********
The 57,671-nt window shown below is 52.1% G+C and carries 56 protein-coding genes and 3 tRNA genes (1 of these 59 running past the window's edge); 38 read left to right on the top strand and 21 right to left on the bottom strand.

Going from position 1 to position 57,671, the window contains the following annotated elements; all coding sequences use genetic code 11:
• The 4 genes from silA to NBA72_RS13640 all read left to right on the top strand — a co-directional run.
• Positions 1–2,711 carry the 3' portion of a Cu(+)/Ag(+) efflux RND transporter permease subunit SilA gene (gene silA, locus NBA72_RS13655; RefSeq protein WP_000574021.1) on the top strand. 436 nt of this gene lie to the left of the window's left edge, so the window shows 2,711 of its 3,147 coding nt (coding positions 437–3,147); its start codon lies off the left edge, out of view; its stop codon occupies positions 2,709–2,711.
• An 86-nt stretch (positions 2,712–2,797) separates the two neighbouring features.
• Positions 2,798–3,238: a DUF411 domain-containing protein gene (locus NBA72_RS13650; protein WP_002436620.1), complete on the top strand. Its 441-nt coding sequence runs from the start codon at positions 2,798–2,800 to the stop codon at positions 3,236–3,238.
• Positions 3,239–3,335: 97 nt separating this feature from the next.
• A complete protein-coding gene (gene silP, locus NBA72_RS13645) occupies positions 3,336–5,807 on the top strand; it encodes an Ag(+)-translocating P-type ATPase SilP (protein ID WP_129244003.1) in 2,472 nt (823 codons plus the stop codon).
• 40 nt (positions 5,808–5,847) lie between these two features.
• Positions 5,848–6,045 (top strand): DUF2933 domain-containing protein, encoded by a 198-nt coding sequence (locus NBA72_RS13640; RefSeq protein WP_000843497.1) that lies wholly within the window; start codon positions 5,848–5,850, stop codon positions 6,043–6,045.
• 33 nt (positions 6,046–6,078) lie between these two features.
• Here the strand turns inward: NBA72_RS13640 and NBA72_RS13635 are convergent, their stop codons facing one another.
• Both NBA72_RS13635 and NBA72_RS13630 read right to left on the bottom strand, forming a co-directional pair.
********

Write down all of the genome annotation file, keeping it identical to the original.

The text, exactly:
The 57,671-nt window shown below is 52.1% G+C and carries 56 protein-coding genes and 3 tRNA genes (1 of these 59 running past the window's edge); 38 read left to right on the top strand and 21 right to left on the bottom strand.

Going from position 1 to position 57,671, the window contains the following annotated elements; all coding sequences use genetic code 11:
• The 4 genes from silA to NBA72_RS13640 all read left to right on the top strand — a co-directional run.
• Positions 1–2,711 carry the 3' portion of a Cu(+)/Ag(+) efflux RND transporter permease subunit SilA gene (gene silA, locus NBA72_RS13655; RefSeq protein WP_000574021.1) on the top strand. 436 nt of this gene lie to the left of the window's left edge, so the window shows 2,711 of its 3,147 coding nt (coding positions 437–3,147); its start codon lies off the left edge, out of view; its stop codon occupies positions 2,709–2,711.
• An 86-nt stretch (positions 2,712–2,797) separates the two neighbouring features.
• Positions 2,798–3,238: a DUF411 domain-containing protein gene (locus NBA72_RS13650; protein WP_002436620.1), complete on the top strand. Its 441-nt coding sequence runs from the start codon at positions 2,798–2,800 to the stop codon at positions 3,236–3,238.
• Positions 3,239–3,335: 97 nt separating this feature from the next.
• A complete protein-coding gene (gene silP, locus NBA72_RS13645) occupies positions 3,336–5,807 on the top strand; it encodes an Ag(+)-translocating P-type ATPase SilP (protein ID WP_129244003.1) in 2,472 nt (823 codons plus the stop codon).
• 40 nt (positions 5,808–5,847) lie between these two features.
• Positions 5,848–6,045 (top strand): DUF2933 domain-containing protein, encoded by a 198-nt coding sequence (locus NBA72_RS13640; RefSeq protein WP_000843497.1) that lies wholly within the window; start codon positions 5,848–5,850, stop codon positions 6,043–6,045.
• 33 nt (positions 6,046–6,078) lie between these two features.
• Here the strand turns inward: NBA72_RS13640 and NBA72_RS13635 are convergent, their stop codons facing one another.
• Both NBA72_RS13635 and NBA72_RS13630 read right to left on the bottom strand, forming a co-directional pair.